The NMVFO worked on trails Saturday June 8, starting at the New Canyon Campground, and climbing up to the Manzano Crest Trail and working south. I had hiked the crest as part of the Grand Enchantment Trail in 2017.
A few of us camped out the previous night.
On Saturday we split into teams, and cut and cleared many deadfall logs from across the trail, caused by several recent fires. Several two-person cross-cut saws were used, along with hand saws and loppers.
The NMVFO camped at the Mora National Fish Hatchery in northern New Mexico the weekend of June 1 to build new trail and clear older trail. This most recent of federal fish hatcheries came on-line in 1998.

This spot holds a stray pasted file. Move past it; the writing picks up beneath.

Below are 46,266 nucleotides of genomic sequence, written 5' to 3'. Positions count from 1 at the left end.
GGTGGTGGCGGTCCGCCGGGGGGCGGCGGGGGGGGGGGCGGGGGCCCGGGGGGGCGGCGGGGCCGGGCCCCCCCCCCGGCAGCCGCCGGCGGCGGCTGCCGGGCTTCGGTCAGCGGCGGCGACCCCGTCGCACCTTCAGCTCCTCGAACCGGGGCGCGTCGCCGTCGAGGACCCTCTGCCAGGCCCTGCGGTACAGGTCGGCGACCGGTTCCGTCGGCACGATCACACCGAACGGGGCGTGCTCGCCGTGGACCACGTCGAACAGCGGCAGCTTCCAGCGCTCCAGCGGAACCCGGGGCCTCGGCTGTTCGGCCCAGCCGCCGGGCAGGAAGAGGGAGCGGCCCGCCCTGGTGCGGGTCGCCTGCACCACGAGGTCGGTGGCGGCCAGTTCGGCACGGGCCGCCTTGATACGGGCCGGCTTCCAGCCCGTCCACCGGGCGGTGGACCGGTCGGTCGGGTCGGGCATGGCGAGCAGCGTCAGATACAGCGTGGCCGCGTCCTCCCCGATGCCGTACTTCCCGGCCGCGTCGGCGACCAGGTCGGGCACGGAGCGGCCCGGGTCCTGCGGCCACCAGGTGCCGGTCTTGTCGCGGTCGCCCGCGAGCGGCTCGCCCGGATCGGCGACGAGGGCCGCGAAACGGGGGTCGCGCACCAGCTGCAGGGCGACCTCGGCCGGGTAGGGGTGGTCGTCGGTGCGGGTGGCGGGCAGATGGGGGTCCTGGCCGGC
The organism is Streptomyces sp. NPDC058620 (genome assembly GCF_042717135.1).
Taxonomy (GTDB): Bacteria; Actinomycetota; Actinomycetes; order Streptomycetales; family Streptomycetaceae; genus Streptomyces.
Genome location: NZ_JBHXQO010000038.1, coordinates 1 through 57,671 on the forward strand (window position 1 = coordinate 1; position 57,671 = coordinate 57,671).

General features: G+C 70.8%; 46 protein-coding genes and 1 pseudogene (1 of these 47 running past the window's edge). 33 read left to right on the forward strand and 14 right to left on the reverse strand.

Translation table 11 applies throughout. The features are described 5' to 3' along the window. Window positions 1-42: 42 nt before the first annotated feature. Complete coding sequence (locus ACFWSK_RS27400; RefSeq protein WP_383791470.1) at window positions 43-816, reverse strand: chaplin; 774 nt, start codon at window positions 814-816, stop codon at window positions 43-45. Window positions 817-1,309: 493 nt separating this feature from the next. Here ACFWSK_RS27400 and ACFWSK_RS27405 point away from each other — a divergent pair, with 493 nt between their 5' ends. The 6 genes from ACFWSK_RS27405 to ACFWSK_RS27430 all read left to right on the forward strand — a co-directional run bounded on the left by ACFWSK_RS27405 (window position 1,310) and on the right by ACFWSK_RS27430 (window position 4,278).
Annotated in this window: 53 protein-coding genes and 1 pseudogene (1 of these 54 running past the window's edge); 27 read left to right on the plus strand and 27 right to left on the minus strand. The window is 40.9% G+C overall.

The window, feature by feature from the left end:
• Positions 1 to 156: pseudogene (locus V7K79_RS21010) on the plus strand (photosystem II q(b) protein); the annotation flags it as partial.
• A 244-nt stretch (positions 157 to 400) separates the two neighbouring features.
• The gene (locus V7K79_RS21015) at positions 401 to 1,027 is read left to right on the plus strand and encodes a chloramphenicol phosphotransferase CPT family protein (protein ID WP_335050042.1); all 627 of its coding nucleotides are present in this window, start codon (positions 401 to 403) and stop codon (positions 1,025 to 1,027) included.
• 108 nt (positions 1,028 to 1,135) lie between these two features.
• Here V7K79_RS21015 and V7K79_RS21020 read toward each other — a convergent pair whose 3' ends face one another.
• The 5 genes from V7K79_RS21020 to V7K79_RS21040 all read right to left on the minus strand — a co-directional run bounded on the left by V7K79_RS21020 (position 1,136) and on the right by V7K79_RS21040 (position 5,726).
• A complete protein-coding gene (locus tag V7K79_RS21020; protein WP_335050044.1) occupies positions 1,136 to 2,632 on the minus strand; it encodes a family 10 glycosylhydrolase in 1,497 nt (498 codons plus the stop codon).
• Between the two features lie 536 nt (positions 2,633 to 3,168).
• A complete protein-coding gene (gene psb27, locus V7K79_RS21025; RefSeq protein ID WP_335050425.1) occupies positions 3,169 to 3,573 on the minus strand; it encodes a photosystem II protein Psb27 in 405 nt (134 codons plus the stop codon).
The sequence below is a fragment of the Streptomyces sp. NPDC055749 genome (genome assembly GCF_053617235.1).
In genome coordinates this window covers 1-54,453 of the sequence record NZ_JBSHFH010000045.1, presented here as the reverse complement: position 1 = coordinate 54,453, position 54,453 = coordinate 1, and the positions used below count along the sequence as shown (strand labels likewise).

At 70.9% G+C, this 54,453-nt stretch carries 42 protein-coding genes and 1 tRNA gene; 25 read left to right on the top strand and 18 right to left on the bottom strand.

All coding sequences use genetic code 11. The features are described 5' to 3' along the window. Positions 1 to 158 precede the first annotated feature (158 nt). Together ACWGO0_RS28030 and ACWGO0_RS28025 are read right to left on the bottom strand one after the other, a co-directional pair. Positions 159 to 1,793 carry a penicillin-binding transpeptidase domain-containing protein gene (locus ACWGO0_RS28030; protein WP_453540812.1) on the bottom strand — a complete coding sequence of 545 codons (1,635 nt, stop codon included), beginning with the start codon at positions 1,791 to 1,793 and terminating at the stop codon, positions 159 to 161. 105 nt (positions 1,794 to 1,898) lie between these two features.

The agency allowed us to camp near a “bunkhouse” with kitchen, which helped our cook Cindy to provide wonderful hearty meals.
Our agency contact, Daniel, gave us a tour of the facilities Saturday morning. This hatchery recycles 95% of its water, unlike most hatcheries that are built near a river, and require extensive filtering and treatment. A close-loop system such as Mora’s gives the ability to raise both cold water and warm water fish, and also helps block outside pathogens.
The Mora facility was given the mission to raise threatened Gila Trout, native to southwestern New Mexico and southern Arizona, after another federal hatchery was flooded and destroyed. Seven lineages of Gila Trout are raised here, and great efforts are made to maximize genetic diversity in the low populations, including keeping track of families within lineages by chipping fish, and analyzing populations genetically to figure out which family should mate with another family to reduce inbreeding.